It is reckoned that between 1918 and 1921 no less than one-fifth of all Scottish land, amounting to 4 million acres, changed hands. The 1920 valuation rolls provide clear evidence of the huge transformation that affected Scottish landowners and tenants, as well as those in other parts of Britain, in the aftermath of the First World War.
Death duties and income tax rose sharply in 1918, as did local taxes and rates to help pay for local government and services. Landowners faced ever-rising costs (up to 30% of yearly income from their estates) and they tried to limit their losses by disposing of land they could afford to sell.
Some land was bought up by wealthy men in search of sporting estates, but an important trend began for tenant farmers to purchase their farms and thereby take control of their own land for the first time. From 1919 there was a steady increase in owner-occupation, and the valuation rolls provide a unique insight into the many changes that were taking place.
The Duke of Sutherland, one of the wealthiest landowners in Scotland, faced straitened times after the First World War. In an attempt to ease his financial burdens, he disposed of his London house, and in 1919 sold off seven parts of his estates in Sutherland, amounting to 115,000 acres. The sale included the village and harbour of Helmsdale, and the estate of Loth and West Helmsdale, as well as a belt of five adjacent estates running far inland from Dornoch on the east coast to Cambusmore, Rovie, Lairg and Shinness.
Map of ‘Portions of the Sutherland Estates'.
National Records of Scotland RHP3353.
During the war the Duke of Sutherland had gifted his 12,000 acre farm of Borgie to the Board of Agriculture for the settlement of sailors and soldiers who had been on foreign service, with a good record. Soon he made over more lands to the Board, but this time it was not a gift. The Duke was forced to sell another 16,000 acre farm as he faced ever-increasing taxation, most of which was based on his land holdings. Taxes had increased costs so much that by 1916 up to 40% tax applied to all who owned land worth £8 million or more. The Duke’s lands were worth far more than that amount.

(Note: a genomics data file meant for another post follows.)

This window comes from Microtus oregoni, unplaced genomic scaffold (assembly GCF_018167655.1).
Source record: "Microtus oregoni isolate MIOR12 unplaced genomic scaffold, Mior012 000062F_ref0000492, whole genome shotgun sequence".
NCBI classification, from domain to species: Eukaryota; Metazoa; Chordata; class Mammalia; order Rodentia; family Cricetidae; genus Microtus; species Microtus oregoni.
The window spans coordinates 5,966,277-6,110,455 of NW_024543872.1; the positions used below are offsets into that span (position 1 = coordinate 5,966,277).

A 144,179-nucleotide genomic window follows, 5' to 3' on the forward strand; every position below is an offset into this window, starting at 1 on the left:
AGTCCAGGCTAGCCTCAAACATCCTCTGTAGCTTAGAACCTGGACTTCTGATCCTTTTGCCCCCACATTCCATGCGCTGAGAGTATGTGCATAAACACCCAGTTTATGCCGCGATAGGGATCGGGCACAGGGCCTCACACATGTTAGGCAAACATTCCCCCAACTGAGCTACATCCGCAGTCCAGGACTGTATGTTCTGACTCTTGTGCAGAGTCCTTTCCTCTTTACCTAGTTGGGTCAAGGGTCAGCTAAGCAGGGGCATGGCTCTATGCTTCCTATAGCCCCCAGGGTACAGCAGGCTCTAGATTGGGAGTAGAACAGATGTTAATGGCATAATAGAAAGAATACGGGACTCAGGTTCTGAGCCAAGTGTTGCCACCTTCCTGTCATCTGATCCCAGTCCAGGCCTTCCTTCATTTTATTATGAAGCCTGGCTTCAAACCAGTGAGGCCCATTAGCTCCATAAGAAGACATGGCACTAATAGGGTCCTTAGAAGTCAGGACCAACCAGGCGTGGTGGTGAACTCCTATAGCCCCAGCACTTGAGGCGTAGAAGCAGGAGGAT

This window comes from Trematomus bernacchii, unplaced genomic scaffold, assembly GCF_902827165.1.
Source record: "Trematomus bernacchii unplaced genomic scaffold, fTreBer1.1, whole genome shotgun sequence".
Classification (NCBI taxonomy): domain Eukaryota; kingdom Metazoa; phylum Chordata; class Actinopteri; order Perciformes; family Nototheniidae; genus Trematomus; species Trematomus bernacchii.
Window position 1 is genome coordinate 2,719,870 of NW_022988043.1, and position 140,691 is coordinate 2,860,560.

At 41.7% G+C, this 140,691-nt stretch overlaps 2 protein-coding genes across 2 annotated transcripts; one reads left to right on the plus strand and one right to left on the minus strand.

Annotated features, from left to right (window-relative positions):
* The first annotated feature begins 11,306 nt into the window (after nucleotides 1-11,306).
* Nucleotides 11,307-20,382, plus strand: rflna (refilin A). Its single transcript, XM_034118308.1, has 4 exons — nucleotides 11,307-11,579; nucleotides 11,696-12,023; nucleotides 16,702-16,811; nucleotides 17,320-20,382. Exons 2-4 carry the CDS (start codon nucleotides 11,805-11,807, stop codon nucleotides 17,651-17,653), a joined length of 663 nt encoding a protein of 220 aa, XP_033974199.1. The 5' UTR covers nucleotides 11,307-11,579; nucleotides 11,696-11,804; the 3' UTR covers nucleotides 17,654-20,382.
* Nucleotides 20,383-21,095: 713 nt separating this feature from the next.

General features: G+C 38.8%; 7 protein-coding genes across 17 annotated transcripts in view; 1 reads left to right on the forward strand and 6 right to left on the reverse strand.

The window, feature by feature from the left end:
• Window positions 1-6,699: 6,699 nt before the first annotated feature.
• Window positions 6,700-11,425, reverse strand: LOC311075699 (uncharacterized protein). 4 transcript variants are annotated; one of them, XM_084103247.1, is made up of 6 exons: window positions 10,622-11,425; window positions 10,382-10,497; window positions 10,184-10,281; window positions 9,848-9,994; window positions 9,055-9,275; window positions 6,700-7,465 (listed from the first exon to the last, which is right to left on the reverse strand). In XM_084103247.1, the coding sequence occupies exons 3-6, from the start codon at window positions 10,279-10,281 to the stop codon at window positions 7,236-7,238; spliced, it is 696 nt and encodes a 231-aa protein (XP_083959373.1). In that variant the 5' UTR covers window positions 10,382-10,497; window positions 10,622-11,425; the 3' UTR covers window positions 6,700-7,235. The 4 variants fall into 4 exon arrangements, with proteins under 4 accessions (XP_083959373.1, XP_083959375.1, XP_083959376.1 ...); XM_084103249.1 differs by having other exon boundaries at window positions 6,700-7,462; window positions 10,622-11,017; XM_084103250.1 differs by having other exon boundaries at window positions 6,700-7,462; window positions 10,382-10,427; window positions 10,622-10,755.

Among the post-war purchasers of these properties was William Holzapfel, who on 28 November 1919 bought the 26,500-acre sporting estate of Shinness to add to the Glenfarquhar estate in the Mearns that he had acquired around 1916. Holzapfel was an industrialist who once lived near Newcastle, but was based in London. He put Shinness on the market not long before his death in 1923.
Photograph of Shinness Lodge on the Sutherland Estate
National Records of Scotland, RHP3353
Further north the Duke of Sutherland sold large tracts of land from 1919 onwards. In 1919 he sold grazings and shootings, and angling and salmon rights along the River Naver at Sayer and Skelpick in the parish of Farr. Each property came with a lodge, and the buyers of these prized properties were respectively William H Midwood, a Liverpool cotton merchant, and William Birtwistle, a mill owner from Preston, Lancashire.
Valuation roll with the names of the new owners and properties in the parish of Farr